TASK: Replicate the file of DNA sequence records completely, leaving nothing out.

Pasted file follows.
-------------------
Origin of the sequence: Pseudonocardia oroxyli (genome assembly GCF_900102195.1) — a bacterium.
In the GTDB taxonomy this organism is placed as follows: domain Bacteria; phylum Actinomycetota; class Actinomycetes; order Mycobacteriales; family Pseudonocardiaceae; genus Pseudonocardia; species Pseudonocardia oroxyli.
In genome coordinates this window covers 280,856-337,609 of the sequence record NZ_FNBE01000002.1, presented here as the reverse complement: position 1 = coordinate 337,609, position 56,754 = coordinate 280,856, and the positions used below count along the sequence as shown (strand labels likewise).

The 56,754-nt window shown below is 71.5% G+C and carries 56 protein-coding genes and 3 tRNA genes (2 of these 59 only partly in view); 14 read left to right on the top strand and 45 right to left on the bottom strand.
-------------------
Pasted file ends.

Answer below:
Origin of the sequence: Pseudonocardia oroxyli (genome assembly GCF_900102195.1) — a bacterium.
In the GTDB taxonomy this organism is placed as follows: domain Bacteria; phylum Actinomycetota; class Actinomycetes; order Mycobacteriales; family Pseudonocardiaceae; genus Pseudonocardia; species Pseudonocardia oroxyli.
In genome coordinates this window covers 280,856-337,609 of the sequence record NZ_FNBE01000002.1, presented here as the reverse complement: position 1 = coordinate 337,609, position 56,754 = coordinate 280,856, and the positions used below count along the sequence as shown (strand labels likewise).

The 56,754-nt window shown below is 71.5% G+C and carries 56 protein-coding genes and 3 tRNA genes (2 of these 59 only partly in view); 14 read left to right on the top strand and 45 right to left on the bottom strand.